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Students Reject Violence After Learning Value of Conflict Resolution

NEW YORK (ANS) — A study by Columbia University into the effectiveness

of a widely taught conflict resolution program has found that when students

examine the concept seriously, they come to see violence as unacceptable and will

choose nonviolent strategies to resolve conflict.

The two-year study looked into the effectiveness of the Resolving Conflict

Creatively Program (RCCP), one of the largest and longest-running school-based

conflict resolution programs in the country.

The findings showed that students who received substantial RCCP

instruction, identified as about 25 lessons over the school year, tended to see their

social world in a less hostile way, to view violence as an unacceptable option and to

chose nonviolent strategies to resolve conflict. Such students also did better

academically, the report showed.

“This program can successfully reduce kids’ aggressive thoughts and

behaviors,” said Tom Roderick, executive director for Educators for Social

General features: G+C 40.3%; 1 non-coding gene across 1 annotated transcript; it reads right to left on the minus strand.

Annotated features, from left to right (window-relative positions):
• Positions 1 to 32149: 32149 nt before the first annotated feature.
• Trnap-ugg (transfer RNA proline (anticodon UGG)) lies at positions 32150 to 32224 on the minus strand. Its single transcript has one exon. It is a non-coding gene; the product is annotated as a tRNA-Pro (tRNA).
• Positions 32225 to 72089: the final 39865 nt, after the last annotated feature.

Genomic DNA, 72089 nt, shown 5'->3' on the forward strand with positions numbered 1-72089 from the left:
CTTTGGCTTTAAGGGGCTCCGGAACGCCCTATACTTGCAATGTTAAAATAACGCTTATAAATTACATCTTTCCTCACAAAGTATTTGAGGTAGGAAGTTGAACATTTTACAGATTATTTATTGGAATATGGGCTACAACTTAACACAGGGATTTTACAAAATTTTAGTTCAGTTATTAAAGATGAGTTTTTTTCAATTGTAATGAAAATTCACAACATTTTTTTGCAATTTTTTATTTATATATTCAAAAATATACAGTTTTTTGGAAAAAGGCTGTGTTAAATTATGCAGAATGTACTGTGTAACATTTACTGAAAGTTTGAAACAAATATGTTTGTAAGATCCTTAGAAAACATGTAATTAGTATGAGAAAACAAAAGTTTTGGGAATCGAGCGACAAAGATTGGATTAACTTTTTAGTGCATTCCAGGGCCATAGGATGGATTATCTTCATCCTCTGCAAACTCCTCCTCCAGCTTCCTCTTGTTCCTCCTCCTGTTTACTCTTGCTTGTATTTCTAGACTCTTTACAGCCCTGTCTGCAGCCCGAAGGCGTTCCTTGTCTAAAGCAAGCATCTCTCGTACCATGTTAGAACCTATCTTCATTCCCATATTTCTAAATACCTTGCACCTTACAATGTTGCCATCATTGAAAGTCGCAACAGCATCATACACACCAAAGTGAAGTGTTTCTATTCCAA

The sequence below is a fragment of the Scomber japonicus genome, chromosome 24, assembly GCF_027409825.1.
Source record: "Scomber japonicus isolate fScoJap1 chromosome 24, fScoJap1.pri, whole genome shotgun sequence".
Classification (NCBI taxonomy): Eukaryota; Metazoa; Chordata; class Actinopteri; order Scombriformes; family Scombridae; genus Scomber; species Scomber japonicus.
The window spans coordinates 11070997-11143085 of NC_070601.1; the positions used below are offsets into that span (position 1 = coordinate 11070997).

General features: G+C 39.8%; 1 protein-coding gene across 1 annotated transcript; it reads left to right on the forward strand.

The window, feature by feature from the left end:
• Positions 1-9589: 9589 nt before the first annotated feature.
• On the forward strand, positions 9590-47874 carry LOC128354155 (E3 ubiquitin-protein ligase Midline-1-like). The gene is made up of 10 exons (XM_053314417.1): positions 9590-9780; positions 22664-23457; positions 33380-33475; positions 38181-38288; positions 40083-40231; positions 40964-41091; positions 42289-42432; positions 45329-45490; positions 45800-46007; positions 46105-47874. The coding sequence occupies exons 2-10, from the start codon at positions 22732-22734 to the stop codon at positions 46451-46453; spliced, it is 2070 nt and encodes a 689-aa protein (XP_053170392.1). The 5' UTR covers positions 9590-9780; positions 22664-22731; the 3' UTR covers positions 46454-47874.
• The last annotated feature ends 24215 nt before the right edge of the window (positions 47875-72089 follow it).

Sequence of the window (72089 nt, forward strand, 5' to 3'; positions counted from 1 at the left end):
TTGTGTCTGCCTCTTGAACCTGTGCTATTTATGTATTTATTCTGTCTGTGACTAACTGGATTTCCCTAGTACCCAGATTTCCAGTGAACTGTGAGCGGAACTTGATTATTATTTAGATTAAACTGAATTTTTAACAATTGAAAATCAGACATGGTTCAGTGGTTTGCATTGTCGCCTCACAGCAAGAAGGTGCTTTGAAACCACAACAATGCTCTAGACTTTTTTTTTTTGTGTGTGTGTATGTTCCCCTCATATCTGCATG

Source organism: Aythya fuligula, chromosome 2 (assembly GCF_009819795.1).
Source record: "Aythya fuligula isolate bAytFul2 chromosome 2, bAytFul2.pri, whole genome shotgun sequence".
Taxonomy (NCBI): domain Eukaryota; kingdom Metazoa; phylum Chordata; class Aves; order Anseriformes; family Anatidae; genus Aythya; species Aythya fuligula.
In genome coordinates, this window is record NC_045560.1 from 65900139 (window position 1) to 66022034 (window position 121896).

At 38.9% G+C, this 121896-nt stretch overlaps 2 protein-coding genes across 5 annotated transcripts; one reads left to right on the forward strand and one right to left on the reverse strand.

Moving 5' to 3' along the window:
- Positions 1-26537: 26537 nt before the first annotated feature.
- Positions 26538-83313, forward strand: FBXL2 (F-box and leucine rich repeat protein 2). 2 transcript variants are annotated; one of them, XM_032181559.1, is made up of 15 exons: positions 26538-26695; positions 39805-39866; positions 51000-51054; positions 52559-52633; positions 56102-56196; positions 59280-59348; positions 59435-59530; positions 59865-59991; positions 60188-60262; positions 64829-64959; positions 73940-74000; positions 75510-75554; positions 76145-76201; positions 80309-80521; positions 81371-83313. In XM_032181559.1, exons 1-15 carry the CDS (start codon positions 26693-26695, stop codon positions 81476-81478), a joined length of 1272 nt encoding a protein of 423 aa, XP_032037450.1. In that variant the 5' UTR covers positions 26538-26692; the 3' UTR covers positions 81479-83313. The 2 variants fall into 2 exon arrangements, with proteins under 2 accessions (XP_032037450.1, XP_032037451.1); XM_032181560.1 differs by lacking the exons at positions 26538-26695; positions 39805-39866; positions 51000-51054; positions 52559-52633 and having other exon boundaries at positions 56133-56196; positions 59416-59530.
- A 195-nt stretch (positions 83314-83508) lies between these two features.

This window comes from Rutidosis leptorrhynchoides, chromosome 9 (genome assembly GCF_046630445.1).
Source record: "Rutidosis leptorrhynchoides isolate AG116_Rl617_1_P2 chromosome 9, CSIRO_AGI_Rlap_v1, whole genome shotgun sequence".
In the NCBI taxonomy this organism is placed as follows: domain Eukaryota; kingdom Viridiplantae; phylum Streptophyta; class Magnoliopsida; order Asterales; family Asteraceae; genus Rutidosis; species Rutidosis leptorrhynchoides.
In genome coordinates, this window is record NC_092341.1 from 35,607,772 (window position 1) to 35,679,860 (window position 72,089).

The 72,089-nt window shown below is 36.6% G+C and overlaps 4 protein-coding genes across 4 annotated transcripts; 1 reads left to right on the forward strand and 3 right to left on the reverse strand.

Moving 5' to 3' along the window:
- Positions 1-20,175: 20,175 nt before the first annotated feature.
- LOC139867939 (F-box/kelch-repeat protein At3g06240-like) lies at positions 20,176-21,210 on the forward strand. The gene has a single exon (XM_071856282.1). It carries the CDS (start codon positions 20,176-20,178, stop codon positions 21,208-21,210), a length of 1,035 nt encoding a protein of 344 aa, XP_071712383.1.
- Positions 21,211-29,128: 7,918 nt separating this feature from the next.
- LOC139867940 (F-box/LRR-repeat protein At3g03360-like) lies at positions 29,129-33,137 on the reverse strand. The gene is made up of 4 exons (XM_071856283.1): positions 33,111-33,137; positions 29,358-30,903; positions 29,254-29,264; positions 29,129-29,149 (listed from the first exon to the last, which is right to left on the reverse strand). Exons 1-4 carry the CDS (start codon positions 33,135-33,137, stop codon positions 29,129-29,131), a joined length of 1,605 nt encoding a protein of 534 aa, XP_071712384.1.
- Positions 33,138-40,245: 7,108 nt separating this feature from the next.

Responsibility — Metropolitan Area, a nonprofit organization that helped create the

program in 1985 in collaboration with the New York City Board of Education.

The curriculum, based on the philosophy that aggressive and violent

behavior is learned and therefore can be reduced through education, is now taught

in 60 schools throughout New York City and is being replicated in 12 other sites

around the country.

“It’s a program that works and is fun for the kids,” Roderick said.

The curriculum is interactive and builds on a set of core skills:

communicating clearly and listening carefully, expressing feelings and dealing with

anger, resolving conflicts, fostering cooperation, appreciating diversity and

countering bias.

Weekly sessions can involve role playing for older students and puppet

shows for younger students. In a weekly session in a first-grade class, for example, a

teacher might present two puppets having a conflict over using a computer, or

another typical situation in the classroom. The teacher guides the students through

a series of questions and brainstorming solutions on how the puppets can cope with

their dilemma.

“These are life skills that are as important as academic skills,” Roderick said.


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